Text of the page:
Principals, teachers, instructors and even school board members meet Myra.

By MARINA WATERS

Staff Writer

mwaters@heraldandtribune.com

There’s a new addition to David Crockett High School and, since her arrival, she’s been the talk of health science teacher Cheri Wolfe’s classroom. Her name is Myra, but she’s not an actual person — she’s a synthetic cadaver with some rather lifelike attributes.

Students get their first look at the new syndaver.

Crockett’s syndaver, Myra, is a replica of the human body, complete with a skeleton, organs and muscles all made from synthetic materials to simulate that of an actual person.

And now, she’s ready to help Crockett students learn all about the human body.

“It’s one of the best tools for postsecondary learning that you can have, and we have it in a high school setting. It’s amazing,” Wolfe said. “We’re one of eight schools to have it and the first in Tennessee. So we’re very excited and we’re very blessed.”

Wolfe said the syndaver will offer a real-life setting for her students to learn about the human body through technology that few colleges and no other high school program in Tennessee currently offers.

“You can see the heart, lungs, liver, gallbladder, uterus, all kinds of veins and arteries all the way down to the skeleton,” Wolfe said. “These all are things they learn from a book, of course, and there are videos as well, but nothing compares to getting the actual hands-on experience. This is one of the most lifelike tools. When we’re talking about the human body, you need to see it.”

Wolfe added the syndaver to her classroom through a state grant designed to provide equipment for career and technical education programs throughout Tennessee. After securing the $63,000 syndaver, a team from SynDaver Labs conducted training for students and teachers so that those handling the syndaver would be well equipped to properly care for the advanced medical technology.

“With the way it’s made, the skin is very sensitive and very fragile, very much like human skin,” Wolfe said. “It’s susceptible to different microbial growths so we have to be very careful about handling her. She’s in algaecide and chlorine and she gets a bath once a month and then we have to empty the tank.”

The syndaver is currently housed in a tank full of the necessary chemicals to maintain the synthetic body, but Wolfe is hoping to add a cadaver table in the future, which would make examining the syndaver much simpler.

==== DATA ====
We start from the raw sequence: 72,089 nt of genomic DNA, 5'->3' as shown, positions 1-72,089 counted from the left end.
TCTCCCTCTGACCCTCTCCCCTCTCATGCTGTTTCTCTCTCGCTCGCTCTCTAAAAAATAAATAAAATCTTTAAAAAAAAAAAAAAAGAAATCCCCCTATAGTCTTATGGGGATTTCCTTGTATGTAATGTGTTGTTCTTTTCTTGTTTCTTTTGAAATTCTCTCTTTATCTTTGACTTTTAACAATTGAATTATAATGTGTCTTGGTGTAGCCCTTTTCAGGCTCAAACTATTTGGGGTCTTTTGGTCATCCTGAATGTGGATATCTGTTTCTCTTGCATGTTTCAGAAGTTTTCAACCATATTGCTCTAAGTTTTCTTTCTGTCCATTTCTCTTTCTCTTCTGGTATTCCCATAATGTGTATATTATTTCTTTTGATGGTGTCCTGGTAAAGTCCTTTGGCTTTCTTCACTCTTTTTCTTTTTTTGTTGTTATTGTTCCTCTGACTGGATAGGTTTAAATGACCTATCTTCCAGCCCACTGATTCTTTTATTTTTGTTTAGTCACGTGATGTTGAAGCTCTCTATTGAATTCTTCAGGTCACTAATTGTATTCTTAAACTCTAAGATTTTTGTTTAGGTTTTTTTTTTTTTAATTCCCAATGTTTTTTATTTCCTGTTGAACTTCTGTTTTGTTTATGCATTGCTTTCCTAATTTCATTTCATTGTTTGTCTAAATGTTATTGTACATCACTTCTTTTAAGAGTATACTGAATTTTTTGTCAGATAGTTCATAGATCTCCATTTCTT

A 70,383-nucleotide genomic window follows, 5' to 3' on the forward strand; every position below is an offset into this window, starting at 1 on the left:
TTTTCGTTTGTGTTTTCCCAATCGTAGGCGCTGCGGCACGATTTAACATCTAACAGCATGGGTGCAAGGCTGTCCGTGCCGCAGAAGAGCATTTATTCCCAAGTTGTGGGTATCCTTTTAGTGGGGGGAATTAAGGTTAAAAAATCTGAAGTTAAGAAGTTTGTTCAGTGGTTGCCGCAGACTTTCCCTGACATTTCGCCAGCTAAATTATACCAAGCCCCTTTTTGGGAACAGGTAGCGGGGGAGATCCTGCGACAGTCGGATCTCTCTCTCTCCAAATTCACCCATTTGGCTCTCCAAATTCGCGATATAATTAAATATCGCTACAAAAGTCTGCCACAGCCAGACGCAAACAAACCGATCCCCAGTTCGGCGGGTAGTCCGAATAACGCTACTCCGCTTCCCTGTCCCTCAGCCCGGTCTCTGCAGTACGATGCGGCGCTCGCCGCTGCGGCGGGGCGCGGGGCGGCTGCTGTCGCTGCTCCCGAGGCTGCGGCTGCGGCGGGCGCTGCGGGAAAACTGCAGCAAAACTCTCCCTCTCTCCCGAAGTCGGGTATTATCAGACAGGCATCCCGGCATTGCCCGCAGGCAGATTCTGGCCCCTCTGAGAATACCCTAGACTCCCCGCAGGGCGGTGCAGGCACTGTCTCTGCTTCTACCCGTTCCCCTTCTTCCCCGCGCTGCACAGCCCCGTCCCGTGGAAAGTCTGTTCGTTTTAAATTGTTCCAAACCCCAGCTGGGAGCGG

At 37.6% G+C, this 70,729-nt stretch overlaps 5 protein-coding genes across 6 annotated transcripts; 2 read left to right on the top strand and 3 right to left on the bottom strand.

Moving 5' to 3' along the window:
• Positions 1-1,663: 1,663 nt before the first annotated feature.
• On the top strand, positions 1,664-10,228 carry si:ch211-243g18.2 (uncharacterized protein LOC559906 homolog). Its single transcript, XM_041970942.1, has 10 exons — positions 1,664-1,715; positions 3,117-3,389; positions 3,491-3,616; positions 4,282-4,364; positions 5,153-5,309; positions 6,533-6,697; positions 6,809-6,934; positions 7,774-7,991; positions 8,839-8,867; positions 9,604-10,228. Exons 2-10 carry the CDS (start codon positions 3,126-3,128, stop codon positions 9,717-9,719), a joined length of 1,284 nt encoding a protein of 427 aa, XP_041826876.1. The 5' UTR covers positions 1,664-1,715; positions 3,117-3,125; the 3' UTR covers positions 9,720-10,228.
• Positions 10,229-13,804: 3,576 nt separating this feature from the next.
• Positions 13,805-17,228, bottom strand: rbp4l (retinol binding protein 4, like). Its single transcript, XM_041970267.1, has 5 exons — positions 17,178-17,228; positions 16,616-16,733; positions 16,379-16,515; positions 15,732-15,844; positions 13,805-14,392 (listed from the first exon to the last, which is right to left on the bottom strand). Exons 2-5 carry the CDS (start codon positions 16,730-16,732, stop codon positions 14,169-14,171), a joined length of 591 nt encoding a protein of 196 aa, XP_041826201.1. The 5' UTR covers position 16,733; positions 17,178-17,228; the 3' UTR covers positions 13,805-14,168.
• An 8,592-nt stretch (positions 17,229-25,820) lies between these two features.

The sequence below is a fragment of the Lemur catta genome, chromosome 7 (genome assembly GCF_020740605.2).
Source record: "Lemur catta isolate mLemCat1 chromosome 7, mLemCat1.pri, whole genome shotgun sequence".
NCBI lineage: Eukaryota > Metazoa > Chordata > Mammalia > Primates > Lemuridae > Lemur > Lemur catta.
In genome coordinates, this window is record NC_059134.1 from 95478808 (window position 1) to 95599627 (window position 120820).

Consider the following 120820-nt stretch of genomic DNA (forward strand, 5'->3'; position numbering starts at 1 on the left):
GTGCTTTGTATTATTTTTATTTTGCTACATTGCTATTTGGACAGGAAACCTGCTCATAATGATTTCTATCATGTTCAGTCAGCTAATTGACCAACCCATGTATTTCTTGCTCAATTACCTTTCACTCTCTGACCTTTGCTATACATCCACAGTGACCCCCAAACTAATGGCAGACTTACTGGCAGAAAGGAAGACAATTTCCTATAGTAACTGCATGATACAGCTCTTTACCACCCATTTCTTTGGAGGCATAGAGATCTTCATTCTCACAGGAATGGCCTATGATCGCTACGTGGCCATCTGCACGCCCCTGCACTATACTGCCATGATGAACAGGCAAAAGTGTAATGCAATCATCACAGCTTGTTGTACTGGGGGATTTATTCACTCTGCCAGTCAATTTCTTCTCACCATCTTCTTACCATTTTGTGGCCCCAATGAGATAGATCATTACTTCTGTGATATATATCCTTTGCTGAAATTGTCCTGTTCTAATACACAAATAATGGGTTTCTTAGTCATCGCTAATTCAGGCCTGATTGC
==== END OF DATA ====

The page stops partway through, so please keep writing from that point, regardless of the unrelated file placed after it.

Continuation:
“We’re asking for a grant to get a table because my students right now have to lift this 110 pound mannequin out. There are chemicals, so they have to gown up, so we’re asking for a cadaver table so that will help with moving her and transporting back and forth.”

Though the students aren’t working on a real human corpse as they would in medical school, Wolfe is hoping to educate students by giving them a look at what it’s like to examine a person — who had a name and everything.

“Just like in medical school, there’s a certain amount of dignity that comes with this work,” Wolfe said. “This was a human being. And though she’s not real, it gives that mindset and a real life learning experience that they need to be prepared for when they go into the medical field. You treat everyone with dignity and you know that person had a life. Although this is not the same and is simulated, it gives them that same type of respect opportunity.”

As for the students, Myra has been the topic of conversation and has surged excitement throughout Wolfe’s health science class.

“If you follow us on twitter, those kids are all over talking about it. They’re so excited and I love seeing it,” Wolfe said. “There’s something to be said about handling those organs and knowing the functions and knowing where they go as opposed to just seeing a picture of it and handling it.”